National-Scale Cultural Resource Legislation



This chapter discusses the on-the-ground realities of cultural resource management (CRM) and preservation: how the realities of work undertaken through such policies, principles and laws relate to the larger visions of those in charge of the legislation that require such work. Considering the history and development of cultural resource management in UK and USA in particular, the authors discuss which aspects of cultural resource management regulations “work”, and in turn, which aspects of the system are less successful. The authors also make suggestions for possible reforms to the current system, both practical reforms “on the ground” as well as higher-level conceptual changes. What is clear is that while the intent of those who enacted respective preservation laws in UK and USA was noble, the public interest has not been well served in either country, and that a lack of public appreciation for and outright ignorance of what archaeology is undermines the practice of archaeology that is conducted in the “public” name.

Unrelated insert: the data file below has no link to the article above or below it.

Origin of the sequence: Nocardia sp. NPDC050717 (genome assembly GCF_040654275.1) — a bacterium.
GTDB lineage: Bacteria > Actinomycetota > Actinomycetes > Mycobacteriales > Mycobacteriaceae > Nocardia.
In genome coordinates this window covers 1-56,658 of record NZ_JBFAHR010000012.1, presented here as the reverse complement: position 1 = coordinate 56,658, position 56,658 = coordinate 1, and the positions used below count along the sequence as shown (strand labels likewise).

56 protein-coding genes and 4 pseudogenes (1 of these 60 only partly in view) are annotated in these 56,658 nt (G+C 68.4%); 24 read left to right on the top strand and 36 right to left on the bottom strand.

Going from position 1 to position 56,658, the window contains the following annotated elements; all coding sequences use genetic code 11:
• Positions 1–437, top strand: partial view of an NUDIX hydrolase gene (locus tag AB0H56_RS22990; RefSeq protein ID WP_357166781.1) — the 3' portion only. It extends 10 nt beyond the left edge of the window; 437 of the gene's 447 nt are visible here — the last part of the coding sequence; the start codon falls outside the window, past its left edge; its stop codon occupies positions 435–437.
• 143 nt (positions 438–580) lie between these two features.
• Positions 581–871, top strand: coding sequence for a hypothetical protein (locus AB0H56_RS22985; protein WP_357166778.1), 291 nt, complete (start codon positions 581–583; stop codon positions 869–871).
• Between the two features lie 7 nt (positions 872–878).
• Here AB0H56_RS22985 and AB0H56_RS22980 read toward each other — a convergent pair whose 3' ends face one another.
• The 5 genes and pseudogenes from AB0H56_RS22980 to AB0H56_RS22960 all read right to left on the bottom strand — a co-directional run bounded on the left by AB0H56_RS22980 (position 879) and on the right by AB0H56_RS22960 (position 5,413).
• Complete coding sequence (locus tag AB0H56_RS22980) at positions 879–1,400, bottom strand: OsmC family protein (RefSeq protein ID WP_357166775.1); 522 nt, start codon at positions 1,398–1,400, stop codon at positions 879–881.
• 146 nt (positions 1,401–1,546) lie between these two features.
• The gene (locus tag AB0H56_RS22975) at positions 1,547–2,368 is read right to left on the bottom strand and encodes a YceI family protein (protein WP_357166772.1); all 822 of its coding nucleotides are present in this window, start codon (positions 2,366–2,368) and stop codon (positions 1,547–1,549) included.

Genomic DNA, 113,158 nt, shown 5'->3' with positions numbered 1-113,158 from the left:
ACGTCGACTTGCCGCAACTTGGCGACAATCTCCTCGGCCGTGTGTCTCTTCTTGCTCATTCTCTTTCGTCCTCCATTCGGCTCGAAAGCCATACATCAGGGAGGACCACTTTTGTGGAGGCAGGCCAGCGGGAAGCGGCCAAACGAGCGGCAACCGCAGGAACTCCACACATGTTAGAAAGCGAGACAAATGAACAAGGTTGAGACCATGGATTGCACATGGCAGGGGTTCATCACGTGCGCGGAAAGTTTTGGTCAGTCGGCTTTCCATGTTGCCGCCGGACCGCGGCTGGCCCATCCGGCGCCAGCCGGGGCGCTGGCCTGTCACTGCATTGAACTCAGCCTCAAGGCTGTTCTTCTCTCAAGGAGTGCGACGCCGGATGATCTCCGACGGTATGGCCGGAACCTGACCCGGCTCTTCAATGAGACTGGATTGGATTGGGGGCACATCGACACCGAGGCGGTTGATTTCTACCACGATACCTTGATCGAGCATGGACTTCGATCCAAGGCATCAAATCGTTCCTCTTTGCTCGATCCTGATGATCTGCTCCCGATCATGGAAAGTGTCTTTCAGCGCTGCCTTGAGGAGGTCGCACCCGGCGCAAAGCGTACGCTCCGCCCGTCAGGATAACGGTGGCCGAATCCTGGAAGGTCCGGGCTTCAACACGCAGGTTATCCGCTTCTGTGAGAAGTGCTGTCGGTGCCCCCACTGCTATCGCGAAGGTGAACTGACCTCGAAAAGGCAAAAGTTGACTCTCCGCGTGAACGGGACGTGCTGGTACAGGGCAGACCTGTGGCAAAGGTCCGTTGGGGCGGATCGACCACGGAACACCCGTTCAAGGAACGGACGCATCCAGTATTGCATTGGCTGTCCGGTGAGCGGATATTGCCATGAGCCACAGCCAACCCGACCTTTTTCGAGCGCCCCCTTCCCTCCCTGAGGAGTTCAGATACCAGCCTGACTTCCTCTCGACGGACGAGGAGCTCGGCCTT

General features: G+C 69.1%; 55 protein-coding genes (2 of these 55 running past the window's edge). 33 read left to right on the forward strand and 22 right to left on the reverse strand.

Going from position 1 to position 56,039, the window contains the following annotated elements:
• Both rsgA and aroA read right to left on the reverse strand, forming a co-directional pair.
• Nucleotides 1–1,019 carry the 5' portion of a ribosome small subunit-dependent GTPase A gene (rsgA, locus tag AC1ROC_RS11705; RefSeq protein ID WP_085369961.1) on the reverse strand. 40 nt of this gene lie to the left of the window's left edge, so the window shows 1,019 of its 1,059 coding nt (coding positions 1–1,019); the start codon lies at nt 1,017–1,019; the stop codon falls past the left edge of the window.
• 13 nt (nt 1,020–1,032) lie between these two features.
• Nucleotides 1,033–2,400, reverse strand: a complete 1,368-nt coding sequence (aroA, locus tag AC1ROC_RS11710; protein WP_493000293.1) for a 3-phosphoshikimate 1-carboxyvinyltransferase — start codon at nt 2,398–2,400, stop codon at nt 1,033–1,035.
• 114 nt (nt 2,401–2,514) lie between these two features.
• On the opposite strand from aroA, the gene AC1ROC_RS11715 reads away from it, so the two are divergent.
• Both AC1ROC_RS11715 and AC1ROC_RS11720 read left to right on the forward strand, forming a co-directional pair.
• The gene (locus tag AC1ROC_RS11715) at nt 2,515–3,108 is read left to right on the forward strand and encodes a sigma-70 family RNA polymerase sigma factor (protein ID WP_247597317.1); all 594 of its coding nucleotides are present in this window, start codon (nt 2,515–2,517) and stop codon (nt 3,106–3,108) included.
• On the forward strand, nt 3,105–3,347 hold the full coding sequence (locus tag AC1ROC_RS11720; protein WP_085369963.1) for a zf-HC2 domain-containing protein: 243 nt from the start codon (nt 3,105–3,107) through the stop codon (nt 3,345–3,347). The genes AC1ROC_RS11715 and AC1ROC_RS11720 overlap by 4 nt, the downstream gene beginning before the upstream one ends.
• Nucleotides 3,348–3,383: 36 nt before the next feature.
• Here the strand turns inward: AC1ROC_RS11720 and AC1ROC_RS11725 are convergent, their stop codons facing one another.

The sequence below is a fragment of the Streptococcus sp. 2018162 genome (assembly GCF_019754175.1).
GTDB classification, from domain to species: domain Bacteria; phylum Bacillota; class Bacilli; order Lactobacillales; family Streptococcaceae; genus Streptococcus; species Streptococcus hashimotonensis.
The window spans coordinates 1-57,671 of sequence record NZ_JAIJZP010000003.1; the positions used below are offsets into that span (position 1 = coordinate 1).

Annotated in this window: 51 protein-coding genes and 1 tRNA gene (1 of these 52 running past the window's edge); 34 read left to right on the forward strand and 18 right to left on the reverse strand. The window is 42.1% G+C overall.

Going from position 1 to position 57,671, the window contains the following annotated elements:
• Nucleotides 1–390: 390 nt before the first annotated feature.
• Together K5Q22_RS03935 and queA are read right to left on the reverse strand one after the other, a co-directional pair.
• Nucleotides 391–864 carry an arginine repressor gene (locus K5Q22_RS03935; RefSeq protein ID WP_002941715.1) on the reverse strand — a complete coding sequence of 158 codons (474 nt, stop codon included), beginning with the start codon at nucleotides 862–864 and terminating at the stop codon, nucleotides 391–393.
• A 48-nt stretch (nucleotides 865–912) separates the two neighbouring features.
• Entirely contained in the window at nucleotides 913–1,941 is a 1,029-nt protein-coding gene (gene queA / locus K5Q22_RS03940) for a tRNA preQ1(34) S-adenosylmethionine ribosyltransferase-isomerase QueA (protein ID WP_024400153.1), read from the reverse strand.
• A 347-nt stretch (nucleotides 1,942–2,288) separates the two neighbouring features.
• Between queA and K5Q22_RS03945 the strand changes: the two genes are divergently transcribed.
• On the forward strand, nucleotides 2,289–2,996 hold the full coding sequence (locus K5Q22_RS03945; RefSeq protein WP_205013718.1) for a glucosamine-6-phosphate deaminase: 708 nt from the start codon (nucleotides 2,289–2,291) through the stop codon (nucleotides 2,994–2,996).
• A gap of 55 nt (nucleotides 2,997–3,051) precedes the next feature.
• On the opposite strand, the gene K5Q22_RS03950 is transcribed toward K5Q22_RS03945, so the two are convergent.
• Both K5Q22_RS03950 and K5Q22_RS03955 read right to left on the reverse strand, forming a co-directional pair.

Archaeological Site Archaeological Record Historic Environment Archaeological Investigation Historic Preservation 
These keywords were added by machine and not by the authors. This process is experimental and the keywords may be updated as the learning algorithm improves.


  1. King, T. P. 2009 Our Unprotected Heritage: Whitewashing the Destruction of Our Cultural and Natural Environment. Walnut Creek: Left Coast Press.Google Scholar
  2. Sebastian, L. and Lipe, W. D. (eds.) 2010 Archaeology and Cultural Resource Management: Visions for the Future. Santa Fe: School for Advanced Research Press.Google Scholar

Copyright information

© Springer Science+Business Media, LLC 2011

Authors and Affiliations

  1. 1.SRI FoundationRio RanchoUSA
  2. 2.Surrey County CouncilLondonUK

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